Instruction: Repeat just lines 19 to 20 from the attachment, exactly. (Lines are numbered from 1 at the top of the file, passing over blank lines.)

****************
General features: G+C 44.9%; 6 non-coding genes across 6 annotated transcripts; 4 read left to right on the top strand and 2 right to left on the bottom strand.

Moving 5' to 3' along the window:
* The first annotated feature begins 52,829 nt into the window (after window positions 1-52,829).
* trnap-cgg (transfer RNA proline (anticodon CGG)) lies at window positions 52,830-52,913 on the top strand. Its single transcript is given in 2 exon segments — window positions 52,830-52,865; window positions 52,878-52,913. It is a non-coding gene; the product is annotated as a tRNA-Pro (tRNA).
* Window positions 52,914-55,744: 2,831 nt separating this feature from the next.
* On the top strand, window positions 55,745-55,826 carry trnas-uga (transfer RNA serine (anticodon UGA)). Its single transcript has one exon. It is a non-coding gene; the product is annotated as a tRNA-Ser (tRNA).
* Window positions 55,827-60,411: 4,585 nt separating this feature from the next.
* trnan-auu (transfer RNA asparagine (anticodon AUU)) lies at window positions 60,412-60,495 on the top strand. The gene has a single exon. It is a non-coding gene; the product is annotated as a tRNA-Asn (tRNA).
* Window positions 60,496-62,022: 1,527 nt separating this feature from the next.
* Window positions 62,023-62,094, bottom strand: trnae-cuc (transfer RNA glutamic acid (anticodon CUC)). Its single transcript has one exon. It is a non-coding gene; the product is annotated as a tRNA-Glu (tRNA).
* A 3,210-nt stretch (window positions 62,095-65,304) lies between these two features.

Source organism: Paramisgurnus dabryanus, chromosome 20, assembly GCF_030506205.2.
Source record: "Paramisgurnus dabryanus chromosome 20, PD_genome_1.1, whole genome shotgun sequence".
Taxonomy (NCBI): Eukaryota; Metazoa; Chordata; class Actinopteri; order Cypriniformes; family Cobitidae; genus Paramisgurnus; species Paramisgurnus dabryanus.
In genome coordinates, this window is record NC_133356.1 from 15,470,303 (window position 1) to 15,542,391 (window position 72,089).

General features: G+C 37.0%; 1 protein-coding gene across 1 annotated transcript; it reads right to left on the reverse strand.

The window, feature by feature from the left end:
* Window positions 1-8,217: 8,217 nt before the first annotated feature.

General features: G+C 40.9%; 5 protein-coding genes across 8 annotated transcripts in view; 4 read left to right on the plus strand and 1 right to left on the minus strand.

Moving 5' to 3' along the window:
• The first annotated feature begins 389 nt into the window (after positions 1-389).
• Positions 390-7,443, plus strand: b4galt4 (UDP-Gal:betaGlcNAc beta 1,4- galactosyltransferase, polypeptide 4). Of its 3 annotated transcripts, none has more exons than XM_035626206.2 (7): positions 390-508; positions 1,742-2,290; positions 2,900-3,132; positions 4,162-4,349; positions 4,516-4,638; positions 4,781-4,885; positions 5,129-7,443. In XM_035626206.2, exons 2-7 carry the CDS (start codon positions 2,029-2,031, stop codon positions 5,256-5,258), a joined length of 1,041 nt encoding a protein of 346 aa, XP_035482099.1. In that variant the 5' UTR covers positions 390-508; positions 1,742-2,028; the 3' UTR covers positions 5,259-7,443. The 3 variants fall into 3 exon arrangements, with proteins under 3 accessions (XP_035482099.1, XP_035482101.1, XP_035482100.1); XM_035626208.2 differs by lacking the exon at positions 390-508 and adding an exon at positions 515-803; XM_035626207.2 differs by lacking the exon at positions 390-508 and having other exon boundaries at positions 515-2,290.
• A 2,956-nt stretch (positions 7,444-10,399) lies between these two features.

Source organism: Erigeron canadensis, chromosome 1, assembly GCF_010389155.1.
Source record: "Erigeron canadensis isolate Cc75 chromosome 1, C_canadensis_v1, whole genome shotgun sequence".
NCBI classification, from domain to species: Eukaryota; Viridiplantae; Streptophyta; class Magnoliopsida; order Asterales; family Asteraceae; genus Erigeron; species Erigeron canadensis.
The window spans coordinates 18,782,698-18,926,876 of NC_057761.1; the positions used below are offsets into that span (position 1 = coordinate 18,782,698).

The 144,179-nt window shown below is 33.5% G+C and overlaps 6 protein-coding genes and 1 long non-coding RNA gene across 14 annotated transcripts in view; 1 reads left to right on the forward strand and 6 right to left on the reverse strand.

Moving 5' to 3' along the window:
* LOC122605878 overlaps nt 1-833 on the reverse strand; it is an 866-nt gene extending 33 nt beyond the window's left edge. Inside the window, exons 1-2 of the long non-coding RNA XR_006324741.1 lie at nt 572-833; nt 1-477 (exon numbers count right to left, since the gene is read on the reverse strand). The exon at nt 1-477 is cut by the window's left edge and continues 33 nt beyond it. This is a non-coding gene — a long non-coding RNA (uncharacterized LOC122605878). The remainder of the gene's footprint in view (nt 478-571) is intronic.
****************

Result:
General features: G+C 40.9%; 5 protein-coding genes across 8 annotated transcripts in view; 4 read left to right on the plus strand and 1 right to left on the minus strand.

Moving 5' to 3' along the window: